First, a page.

People say economic development in Gujarat is hyped up
In a democracy, who is the final judge? The final judge is the voter. If this was just hype, if this was all noise, then the public would see it every day. “Modi said he would deliver water.” But then he would say “Modi is lying. The water hasn’t reached.” Then why would he like Modi? In India’s vibrant democracy system, and in the presence of vibrant political parties, if someone chooses him for the third time, and he gets close to a two-third majority then people feel what is being said is true. Yes, the road is being paved, yes, work is being done, children are being educated. There are new things coming for health. 108 (emergency number) service is available. They see it all. So that’s why someone might say hype or talk, but the public won’t believe them. The public will reject it. And the public has a lot of strength, a lot.

Should you be doing more for inclusive economic growth?
Gujarat is a state that people have a lot of expectations from. We’re doing a good job, that’s why the expectations are high. As they should be. Nothing is wrong.

On indicators like malnutrition, infant mortality
Infant mortality has improved tremendously in Gujarat, tremendously. Compared to every other state in Hindustan, we are a better performing state. Second thing, malnutrition, in Hindustan today, real-time data is not available. When you don’t have real time data, how are you going to analyse?

We do believe in inclusive growth, we do believe that the benefits of this development must reach to the last person and they must be the beneficiary. So this is what we’re doing.
People want to know who is the real Modi – Hindu nationalist leader or pro-business chief minister?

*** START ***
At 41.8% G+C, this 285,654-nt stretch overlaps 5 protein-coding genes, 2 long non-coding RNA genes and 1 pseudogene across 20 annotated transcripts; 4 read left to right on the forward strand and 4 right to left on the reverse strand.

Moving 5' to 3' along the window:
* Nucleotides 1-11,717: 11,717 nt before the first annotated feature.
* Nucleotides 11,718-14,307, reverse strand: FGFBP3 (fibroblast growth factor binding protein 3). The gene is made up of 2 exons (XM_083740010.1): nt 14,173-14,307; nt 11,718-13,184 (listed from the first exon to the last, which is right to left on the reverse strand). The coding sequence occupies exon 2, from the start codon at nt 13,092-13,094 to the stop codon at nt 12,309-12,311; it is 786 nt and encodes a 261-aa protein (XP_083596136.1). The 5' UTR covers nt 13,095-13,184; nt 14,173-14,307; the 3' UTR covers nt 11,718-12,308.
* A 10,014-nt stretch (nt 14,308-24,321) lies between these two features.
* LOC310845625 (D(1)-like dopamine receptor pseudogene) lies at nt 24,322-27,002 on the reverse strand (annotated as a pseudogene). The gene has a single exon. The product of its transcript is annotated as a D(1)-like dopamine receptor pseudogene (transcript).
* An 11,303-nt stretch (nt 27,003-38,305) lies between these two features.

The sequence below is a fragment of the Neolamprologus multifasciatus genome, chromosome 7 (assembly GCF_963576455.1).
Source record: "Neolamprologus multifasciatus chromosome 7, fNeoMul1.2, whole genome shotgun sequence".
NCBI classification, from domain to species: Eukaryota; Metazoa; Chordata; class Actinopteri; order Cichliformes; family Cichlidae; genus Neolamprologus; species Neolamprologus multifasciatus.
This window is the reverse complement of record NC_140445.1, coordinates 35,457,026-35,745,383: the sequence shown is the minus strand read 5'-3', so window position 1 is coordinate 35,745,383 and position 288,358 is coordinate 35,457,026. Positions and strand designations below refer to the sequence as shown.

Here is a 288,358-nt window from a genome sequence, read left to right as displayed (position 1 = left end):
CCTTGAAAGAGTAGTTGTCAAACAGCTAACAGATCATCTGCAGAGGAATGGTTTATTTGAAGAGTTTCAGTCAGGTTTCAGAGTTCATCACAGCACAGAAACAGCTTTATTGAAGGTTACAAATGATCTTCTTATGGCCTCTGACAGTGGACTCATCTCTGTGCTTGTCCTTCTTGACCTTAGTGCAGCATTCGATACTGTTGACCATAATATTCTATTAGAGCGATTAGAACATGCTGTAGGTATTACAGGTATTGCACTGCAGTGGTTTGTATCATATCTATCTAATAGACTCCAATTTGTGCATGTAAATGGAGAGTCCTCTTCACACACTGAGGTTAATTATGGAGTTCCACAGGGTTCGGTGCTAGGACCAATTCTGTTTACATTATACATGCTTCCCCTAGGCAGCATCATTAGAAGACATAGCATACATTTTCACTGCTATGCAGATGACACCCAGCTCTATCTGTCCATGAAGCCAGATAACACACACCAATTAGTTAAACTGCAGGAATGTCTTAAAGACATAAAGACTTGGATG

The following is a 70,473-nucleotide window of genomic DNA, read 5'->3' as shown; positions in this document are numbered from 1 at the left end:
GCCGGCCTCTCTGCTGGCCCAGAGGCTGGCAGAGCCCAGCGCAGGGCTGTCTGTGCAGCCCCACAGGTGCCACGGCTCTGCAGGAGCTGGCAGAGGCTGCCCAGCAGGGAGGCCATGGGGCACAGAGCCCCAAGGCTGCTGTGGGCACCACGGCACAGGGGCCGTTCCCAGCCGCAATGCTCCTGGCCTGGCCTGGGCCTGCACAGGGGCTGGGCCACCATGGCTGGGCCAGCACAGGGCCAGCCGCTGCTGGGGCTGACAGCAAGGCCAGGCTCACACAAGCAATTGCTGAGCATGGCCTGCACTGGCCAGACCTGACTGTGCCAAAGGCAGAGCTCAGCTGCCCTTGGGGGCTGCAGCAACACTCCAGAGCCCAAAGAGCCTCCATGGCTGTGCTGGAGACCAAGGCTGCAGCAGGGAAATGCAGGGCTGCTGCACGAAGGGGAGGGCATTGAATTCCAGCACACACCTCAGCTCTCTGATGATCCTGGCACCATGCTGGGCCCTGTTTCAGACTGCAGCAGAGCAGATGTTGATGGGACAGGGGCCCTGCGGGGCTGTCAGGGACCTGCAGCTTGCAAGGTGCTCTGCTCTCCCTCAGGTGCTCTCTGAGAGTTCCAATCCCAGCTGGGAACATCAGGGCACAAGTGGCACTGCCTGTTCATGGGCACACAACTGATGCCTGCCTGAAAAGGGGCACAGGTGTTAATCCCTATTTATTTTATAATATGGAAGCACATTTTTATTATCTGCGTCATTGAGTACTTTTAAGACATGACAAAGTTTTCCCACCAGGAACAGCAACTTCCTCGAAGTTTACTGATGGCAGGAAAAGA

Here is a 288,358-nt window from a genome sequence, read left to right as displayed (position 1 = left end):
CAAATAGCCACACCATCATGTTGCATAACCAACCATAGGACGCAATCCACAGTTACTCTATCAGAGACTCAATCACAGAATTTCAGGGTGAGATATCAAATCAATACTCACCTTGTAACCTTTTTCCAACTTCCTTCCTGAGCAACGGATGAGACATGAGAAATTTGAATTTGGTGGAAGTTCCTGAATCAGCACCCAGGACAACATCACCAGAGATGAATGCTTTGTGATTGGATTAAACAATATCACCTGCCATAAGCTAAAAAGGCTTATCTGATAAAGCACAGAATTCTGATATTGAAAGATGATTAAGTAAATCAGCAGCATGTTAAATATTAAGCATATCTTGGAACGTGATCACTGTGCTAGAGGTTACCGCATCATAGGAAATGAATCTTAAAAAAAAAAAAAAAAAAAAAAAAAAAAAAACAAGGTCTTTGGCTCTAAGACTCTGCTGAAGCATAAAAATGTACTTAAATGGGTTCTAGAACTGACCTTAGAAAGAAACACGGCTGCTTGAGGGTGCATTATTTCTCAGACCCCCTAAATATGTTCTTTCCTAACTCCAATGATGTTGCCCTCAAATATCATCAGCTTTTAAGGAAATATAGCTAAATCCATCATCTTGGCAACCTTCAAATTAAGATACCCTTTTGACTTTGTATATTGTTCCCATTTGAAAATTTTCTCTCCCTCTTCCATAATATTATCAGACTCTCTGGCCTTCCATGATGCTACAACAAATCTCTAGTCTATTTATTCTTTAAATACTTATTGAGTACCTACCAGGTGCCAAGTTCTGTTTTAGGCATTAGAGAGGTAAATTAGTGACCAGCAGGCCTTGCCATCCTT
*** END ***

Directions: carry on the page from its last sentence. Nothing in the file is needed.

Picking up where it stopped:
I’m nationalist. I’m patriotic. Nothing is wrong. I’m a born Hindu. Nothing is wrong. So, I’m a Hindu nationalist so yes, you can say I’m a Hindu nationalist because I’m a born Hindu. I’m patriotic so nothing is wrong in it. As far as progressive, development-oriented, workaholic, whatever they say, this is what they are saying. So there’s no contradiction between the two. It’s one and the same image.

On Brand Modi and people behind the PR strategy
The western world and India – there’s a huge difference between them. Here, India is such a country that a PR agency will not be able to make a person into anything. Media can’t make anything of a person. If someone tries to project a false face in India, then my country reacts badly to it. Here, people’s thinking is different. People won’t tolerate hypocrisy for very long. If you project yourself the way you actually are, then people will accept even your shortcomings. Man’s weaknesses are accepted. And they’ll say, yes, okay, he’s genuine, he works hard. So our country’s thinking is different. As far as a PR agency is concerned, I have never looked at or listened to or met a PR agency. Modi does not have a PR agency. Never have I kept one.



siddharam patil photo

siddharam patil photo